Is there an overarching theme to his foreign policy, like President Reagan's opposition to communism?
"I'm not sure I can do it in a sentence because we're fortunate in many ways. We don't face an existential crisis. We don't face a civil war. We don't face a Soviet Union that is trying to rally a bloc of countries and that could threaten our way of life.

"Instead, what we have is, as I say in the speech, this moment in which we are incredibly fortunate to have a strong economy that is getting stronger, no military peer that threatens us, no nation-state that anytime soon intends to go to war with us. But we have a world order that is changing very rapidly and that can generate diffuse threats, all of which we have to deal with.

"And I think that the most important point of the speech today for me is how we define American leadership in part is through our military might, but only in part, that American leadership in the 21st century is going to involve our capacity to build international institutions, coalitions that can act effectively, and the promotion of norms, rules, laws, ideals and values that create greater prosperity and peace, not just in our own borders, but outside as well."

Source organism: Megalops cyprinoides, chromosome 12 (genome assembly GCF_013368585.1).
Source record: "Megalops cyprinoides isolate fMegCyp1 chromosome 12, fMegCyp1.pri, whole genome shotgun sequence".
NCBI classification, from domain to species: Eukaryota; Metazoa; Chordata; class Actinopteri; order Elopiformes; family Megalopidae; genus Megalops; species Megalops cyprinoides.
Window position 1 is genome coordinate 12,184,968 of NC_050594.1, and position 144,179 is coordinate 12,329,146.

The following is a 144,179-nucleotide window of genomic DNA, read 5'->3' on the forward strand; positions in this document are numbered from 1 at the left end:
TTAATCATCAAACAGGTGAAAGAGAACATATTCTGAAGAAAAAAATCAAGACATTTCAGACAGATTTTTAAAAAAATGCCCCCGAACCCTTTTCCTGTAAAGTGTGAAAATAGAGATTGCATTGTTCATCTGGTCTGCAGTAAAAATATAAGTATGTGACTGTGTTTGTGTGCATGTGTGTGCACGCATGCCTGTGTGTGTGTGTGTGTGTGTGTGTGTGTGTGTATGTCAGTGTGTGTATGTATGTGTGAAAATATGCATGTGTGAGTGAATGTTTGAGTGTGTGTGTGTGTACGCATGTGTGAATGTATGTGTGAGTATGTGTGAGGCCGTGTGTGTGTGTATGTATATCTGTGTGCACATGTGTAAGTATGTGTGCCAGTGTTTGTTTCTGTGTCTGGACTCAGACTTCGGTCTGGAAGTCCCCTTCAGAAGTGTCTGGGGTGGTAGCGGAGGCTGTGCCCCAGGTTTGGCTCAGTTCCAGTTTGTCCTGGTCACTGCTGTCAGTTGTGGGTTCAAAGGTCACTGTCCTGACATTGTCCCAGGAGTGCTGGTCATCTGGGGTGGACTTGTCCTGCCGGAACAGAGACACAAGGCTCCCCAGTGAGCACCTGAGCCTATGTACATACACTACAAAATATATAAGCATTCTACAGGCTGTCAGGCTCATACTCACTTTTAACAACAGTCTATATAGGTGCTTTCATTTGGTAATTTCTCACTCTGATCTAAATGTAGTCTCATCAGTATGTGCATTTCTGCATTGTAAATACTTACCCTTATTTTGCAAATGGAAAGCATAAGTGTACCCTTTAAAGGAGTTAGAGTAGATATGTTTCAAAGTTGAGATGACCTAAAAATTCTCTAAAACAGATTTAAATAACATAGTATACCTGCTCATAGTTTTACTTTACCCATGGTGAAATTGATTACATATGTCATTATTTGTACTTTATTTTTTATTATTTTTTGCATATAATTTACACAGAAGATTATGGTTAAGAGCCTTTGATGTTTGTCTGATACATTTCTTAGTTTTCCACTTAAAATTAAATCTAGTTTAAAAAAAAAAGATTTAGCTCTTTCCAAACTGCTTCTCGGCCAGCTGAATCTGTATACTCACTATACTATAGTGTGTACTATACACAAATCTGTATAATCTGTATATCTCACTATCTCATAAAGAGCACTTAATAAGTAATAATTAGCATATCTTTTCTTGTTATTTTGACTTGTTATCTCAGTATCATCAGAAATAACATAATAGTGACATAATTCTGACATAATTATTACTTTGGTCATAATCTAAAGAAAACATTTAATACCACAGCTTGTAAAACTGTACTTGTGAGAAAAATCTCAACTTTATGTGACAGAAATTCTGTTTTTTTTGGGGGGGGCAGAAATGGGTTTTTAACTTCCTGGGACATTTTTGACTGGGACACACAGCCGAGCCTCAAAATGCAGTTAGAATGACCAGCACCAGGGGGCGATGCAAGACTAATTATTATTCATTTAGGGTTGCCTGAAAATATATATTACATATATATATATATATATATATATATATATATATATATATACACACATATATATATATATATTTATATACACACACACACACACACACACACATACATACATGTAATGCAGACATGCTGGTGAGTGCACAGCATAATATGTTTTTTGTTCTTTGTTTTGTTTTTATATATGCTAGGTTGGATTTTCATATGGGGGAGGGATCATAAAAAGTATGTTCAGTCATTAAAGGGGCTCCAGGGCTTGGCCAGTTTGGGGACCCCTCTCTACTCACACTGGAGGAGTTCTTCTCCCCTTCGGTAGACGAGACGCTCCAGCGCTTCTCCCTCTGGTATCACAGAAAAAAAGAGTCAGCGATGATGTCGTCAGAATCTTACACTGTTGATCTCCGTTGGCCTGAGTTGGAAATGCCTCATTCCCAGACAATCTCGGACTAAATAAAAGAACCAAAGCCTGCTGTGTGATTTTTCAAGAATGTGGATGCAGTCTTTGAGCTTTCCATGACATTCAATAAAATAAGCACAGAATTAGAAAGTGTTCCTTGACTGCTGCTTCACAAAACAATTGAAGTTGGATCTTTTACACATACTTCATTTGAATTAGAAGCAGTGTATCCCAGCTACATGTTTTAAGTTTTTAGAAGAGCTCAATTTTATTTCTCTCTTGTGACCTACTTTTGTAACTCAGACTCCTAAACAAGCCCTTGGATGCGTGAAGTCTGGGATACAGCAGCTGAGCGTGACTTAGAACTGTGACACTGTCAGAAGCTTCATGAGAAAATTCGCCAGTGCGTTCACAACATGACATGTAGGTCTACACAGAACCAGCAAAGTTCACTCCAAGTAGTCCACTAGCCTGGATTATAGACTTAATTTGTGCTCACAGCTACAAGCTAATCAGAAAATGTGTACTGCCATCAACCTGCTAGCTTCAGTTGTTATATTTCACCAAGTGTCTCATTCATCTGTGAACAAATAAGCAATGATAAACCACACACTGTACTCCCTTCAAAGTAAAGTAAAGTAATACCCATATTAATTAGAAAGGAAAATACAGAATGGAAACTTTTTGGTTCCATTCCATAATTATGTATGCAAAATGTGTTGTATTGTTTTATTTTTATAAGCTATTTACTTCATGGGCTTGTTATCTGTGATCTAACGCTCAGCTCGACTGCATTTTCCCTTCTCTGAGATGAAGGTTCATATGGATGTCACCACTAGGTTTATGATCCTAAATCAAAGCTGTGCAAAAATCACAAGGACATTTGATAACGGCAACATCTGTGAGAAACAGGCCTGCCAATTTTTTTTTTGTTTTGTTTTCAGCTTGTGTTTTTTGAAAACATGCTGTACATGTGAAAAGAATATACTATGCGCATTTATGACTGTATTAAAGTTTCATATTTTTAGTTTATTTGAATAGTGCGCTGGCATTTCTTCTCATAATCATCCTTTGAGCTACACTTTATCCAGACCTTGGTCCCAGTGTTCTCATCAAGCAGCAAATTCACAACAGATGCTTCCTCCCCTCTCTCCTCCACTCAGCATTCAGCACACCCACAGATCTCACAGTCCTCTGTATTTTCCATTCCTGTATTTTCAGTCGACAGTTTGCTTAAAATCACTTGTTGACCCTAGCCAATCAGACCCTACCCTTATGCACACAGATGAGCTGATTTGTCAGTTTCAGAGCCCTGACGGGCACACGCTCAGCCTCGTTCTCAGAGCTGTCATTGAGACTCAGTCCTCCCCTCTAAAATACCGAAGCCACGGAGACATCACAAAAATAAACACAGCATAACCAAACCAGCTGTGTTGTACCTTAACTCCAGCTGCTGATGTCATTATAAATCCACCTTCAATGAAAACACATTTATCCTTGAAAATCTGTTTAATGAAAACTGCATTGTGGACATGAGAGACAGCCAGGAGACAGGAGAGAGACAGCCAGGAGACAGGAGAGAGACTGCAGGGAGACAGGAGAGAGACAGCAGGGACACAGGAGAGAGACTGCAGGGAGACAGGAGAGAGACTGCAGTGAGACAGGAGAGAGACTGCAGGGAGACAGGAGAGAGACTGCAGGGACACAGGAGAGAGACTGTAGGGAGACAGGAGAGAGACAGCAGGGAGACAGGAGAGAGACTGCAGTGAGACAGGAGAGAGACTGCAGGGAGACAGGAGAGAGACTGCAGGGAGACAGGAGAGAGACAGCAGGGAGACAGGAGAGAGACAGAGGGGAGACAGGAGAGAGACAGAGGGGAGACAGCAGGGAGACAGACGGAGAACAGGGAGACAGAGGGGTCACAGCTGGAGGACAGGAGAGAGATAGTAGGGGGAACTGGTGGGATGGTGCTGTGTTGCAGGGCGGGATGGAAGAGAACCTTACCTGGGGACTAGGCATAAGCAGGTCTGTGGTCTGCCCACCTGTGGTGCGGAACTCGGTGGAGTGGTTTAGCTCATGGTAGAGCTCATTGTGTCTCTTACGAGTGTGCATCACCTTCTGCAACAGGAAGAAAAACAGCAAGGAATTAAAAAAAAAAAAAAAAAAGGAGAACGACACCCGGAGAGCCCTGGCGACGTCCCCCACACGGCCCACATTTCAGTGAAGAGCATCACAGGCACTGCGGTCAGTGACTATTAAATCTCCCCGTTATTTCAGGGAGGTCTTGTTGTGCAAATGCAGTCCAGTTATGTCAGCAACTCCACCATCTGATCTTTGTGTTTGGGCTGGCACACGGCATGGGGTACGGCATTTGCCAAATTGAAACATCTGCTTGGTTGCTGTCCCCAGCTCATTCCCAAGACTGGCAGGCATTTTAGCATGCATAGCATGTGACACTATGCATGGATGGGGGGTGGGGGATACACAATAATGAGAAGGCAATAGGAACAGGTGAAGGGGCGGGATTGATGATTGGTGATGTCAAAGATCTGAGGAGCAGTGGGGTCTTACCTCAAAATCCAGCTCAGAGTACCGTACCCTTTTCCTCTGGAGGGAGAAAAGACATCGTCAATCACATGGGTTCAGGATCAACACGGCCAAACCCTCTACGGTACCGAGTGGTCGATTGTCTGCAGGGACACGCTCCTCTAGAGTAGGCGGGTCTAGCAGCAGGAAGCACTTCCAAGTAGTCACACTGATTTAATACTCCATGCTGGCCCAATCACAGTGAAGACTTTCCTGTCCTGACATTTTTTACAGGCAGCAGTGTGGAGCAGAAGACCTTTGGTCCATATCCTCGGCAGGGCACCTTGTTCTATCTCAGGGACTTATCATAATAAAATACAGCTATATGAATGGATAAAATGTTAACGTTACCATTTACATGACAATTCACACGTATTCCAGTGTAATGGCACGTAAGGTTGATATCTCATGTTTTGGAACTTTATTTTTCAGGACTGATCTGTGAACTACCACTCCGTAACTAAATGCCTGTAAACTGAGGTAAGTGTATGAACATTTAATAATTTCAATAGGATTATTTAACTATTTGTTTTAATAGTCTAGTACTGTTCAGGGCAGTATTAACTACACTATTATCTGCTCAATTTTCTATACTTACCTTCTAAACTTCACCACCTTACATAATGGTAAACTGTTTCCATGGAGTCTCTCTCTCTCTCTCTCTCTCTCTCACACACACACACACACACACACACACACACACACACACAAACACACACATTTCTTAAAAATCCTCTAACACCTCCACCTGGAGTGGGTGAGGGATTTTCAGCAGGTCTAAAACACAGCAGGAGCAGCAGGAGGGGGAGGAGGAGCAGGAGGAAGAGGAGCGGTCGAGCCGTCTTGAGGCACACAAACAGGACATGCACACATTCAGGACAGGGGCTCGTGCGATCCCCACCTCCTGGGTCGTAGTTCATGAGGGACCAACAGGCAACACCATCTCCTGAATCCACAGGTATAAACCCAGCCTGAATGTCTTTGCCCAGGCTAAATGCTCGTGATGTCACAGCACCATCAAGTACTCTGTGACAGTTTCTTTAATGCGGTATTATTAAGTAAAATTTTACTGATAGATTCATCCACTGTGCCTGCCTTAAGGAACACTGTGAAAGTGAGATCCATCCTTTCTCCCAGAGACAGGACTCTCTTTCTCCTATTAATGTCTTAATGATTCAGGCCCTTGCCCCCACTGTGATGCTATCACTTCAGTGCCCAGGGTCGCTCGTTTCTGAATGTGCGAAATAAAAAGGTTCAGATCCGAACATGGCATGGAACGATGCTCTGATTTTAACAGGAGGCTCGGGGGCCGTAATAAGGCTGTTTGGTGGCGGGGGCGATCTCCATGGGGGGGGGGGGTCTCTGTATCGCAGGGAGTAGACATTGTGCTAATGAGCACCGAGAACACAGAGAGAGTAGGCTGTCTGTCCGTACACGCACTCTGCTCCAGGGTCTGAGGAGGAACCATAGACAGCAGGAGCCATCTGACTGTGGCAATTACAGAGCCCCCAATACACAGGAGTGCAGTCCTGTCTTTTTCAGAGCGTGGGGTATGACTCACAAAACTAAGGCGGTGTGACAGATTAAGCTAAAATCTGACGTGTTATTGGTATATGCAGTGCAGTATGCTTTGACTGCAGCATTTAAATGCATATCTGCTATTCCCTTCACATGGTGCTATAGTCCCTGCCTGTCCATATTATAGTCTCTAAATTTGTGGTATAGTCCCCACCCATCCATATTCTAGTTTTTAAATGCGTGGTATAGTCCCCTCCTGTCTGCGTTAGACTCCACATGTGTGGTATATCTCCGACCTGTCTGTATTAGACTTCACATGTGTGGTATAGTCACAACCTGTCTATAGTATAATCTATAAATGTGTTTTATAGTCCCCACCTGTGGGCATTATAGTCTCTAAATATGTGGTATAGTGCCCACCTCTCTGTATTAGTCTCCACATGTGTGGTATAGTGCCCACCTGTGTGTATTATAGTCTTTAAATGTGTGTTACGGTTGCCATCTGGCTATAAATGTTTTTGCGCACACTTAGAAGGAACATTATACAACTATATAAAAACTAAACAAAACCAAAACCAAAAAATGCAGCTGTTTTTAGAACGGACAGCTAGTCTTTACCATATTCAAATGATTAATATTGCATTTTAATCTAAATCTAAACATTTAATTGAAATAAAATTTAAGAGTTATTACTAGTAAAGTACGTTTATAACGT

Political scientist Julia Avari, a close student of presidential rhetoric, recently asserted that Obama has failed to redefine domestic issues in a way that would offer the public "new ways of understanding" them. As a longtime admirer of Obama's rhetoric, I have it on my agenda to consider that charge more closely.  Here, though, it strikes me that over time Obama has offered new ways of understanding America's place in the world: as first among equals in strengthening and in part reinventing multilateral institutions. Whether that redefinition has been backed up by action is another question: many critics sympathetic to his stated wish to demilitarize U.S. foreign policy would say no. But I have often been struck -- e.g., in the Goldblog interviews -- by the clarity and coherence of Obama's large foreign policy frame: placing current threats in perspective, and articulating the goal of multilateralist leadership.

P. S. I may be over-disposed to hearing echoes of Lincoln in Obama's utterances, but Obama has by his own testimony steeped himself in Lincoln's conduct and rhetoric. In any case, the conclusion of his goal-setting above, charging the U.S. with "the promotion of norms, rules, laws, ideals and values that create greater prosperity and peace, not just in our own borders, but outside as well,"  seems to me to evoke Lincoln's final injunction in his Second Inaugural: "let us strive do all which may achieve and cherish a just and lasting peace among ourselves and with all nations."